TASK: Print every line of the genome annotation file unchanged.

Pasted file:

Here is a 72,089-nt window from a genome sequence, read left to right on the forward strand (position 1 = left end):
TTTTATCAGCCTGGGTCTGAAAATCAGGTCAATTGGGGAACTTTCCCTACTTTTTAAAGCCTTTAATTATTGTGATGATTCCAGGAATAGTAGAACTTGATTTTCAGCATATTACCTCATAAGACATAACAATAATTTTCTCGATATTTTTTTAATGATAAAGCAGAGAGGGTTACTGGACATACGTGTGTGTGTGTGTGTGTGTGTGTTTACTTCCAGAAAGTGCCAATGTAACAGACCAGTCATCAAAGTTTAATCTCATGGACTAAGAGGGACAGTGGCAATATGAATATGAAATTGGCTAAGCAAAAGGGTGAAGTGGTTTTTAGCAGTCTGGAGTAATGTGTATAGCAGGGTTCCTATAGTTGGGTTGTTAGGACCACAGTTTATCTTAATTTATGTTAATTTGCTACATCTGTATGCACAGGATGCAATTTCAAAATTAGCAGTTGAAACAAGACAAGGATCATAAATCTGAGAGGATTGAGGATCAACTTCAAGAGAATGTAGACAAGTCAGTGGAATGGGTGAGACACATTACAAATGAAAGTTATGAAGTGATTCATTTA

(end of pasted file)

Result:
Here is a 72,089-nt window from a genome sequence, read left to right on the forward strand (position 1 = left end):
TTTTATCAGCCTGGGTCTGAAAATCAGGTCAATTGGGGAACTTTCCCTACTTTTTAAAGCCTTTAATTATTGTGATGATTCCAGGAATAGTAGAACTTGATTTTCAGCATATTACCTCATAAGACATAACAATAATTTTCTCGATATTTTTTTAATGATAAAGCAGAGAGGGTTACTGGACATACGTGTGTGTGTGTGTGTGTGTGTGTTTACTTCCAGAAAGTGCCAATGTAACAGACCAGTCATCAAAGTTTAATCTCATGGACTAAGAGGGACAGTGGCAATATGAATATGAAATTGGCTAAGCAAAAGGGTGAAGTGGTTTTTAGCAGTCTGGAGTAATGTGTATAGCAGGGTTCCTATAGTTGGGTTGTTAGGACCACAGTTTATCTTAATTTATGTTAATTTGCTACATCTGTATGCACAGGATGCAATTTCAAAATTAGCAGTTGAAACAAGACAAGGATCATAAATCTGAGAGGATTGAGGATCAACTTCAAGAGAATGTAGACAAGTCAGTGGAATGGGTGAGACACATTACAAATGAAAGTTATGAAGTGATTCATTTA